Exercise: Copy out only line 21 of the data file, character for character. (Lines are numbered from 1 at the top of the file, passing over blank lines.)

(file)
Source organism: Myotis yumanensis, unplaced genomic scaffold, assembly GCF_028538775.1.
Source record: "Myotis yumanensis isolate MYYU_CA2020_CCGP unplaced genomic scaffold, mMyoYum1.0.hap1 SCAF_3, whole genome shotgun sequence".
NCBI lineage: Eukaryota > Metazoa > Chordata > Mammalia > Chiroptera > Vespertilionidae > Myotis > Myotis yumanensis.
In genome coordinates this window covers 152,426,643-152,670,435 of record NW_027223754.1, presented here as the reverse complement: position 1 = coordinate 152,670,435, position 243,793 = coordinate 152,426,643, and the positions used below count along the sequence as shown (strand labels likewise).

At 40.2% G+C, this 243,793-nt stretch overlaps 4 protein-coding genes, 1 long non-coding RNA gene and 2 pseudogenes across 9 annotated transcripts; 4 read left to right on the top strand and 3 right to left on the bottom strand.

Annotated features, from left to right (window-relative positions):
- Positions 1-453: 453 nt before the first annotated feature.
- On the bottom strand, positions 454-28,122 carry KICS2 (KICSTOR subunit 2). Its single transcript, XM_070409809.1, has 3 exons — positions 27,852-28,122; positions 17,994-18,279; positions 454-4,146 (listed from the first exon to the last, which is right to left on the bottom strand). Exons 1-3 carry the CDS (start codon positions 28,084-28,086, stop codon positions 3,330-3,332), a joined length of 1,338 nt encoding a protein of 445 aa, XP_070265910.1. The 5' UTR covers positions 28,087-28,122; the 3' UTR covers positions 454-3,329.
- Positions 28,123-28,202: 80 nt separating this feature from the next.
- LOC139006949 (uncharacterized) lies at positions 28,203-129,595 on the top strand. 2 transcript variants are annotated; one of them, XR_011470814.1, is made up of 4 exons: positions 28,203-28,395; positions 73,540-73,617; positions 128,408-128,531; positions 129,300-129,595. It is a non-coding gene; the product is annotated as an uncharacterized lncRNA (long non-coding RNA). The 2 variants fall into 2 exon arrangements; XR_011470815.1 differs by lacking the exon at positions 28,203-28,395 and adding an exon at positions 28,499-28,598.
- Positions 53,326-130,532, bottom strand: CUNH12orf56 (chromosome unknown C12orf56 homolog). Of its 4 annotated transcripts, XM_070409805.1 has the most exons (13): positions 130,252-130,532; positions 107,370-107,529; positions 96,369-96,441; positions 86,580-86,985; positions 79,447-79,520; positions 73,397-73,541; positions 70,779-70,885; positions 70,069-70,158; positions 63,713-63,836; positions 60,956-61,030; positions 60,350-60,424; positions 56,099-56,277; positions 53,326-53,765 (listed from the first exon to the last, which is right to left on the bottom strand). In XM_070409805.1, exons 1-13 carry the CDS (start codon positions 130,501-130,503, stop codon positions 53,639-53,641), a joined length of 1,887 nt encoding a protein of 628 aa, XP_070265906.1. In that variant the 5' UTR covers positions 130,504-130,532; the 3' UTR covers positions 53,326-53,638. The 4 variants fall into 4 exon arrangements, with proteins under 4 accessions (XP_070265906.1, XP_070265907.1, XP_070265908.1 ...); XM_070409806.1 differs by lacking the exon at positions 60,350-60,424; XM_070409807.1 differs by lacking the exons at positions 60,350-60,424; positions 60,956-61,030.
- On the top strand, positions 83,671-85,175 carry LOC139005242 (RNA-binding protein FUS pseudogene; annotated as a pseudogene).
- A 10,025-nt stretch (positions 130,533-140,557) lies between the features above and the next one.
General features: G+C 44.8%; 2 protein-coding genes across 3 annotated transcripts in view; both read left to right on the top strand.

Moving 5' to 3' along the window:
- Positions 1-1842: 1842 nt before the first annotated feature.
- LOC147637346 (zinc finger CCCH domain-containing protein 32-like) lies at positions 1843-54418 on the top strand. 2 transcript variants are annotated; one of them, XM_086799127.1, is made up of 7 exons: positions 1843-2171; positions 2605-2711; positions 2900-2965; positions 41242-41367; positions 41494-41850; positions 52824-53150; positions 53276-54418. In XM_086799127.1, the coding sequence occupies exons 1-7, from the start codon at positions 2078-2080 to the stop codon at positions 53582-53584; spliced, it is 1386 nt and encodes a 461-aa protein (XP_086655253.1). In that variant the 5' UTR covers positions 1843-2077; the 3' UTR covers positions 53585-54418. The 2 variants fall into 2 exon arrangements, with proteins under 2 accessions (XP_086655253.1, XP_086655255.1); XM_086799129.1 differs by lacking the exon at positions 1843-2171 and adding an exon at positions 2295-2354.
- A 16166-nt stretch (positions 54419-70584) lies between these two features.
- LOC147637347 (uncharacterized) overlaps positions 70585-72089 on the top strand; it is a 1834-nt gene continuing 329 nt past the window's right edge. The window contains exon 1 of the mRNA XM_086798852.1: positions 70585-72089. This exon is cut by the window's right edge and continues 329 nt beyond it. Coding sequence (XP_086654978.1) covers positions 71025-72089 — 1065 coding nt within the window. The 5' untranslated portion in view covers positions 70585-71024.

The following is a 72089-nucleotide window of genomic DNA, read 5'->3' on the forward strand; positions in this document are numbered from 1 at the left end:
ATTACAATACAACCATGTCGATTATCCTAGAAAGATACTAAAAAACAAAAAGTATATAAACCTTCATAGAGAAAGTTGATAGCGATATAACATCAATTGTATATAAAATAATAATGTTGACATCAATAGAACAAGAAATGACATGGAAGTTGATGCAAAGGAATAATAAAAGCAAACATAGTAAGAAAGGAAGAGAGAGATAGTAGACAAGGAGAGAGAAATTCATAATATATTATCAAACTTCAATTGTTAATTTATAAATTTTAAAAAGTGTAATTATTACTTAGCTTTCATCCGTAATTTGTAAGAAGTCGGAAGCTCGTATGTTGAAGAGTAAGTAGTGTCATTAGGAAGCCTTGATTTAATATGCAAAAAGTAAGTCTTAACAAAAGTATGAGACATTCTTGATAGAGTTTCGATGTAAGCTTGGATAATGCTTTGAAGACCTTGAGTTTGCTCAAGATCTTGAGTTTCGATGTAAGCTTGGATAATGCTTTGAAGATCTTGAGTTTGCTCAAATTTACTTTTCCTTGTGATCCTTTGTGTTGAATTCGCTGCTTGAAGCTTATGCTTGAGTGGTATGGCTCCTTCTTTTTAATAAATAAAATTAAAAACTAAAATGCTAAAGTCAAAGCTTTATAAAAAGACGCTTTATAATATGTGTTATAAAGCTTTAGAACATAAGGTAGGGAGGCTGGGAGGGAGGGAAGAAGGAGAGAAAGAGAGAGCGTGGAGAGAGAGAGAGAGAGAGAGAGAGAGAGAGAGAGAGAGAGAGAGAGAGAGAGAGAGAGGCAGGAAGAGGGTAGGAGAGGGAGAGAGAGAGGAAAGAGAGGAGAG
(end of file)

ATTACAATACAACCATGTCGATTATCCTAGAAAGATACTAAAAAACAAAAAGTATATAAACCTTCATAGAGAAAGTTGATAGCGATATAACATCAATTGTATATAAAATAATAATGTTGACATCAATAGAACAAGAAATGACATGGAAGTTGATGCAAAGGAATAATAAAAGCAAACATAGTAAGAAAGGAAGAGAGAGATAGTAGACAAGGAGAGAGAAATTCATAATATATTATCAAACTTCAATTGTTAATTTATAAATTTTAAAAAGTGTAATTATTACTTAGCTTTCATCCGTAATTTGTAAGAAGTCGGAAGCTCGTATGTTGAAGAGTAAGTAGTGTCATTAGGAAGCCTTGATTTAATATGCAAAAAGTAAGTCTTAACAAAAGTATGAGACATTCTTGATAGAGTTTCGATGTAAGCTTGGATAATGCTTTGAAGACCTTGAGTTTGCTCAAGATCTTGAGTTTCGATGTAAGCTTGGATAATGCTTTGAAGATCTTGAGTTTGCTCAAATTTACTTTTCCTTGTGATCCTTTGTGTTGAATTCGCTGCTTGAAGCTTATGCTTGAGTGGTATGGCTCCTTCTTTTTAATAAATAAAATTAAAAACTAAAATGCTAAAGTCAAAGCTTTATAAAAAGACGCTTTATAATATGTGTTATAAAGCTTTAGAACATAAGGTAGGGAGGCTGGGAGGGAGGGAAGAAGGAGAGAAAGAGAGAGCGTGGAGAGAGAGAGAGAGAGAGAGAGAGAGAGAGAGAGAGAGAGAGAGAGAGAGAGAGAGAGGCAGGAAGAGGGTAGGAGAGGGAGAGAGAGAGGAAAGAGAGGAGAG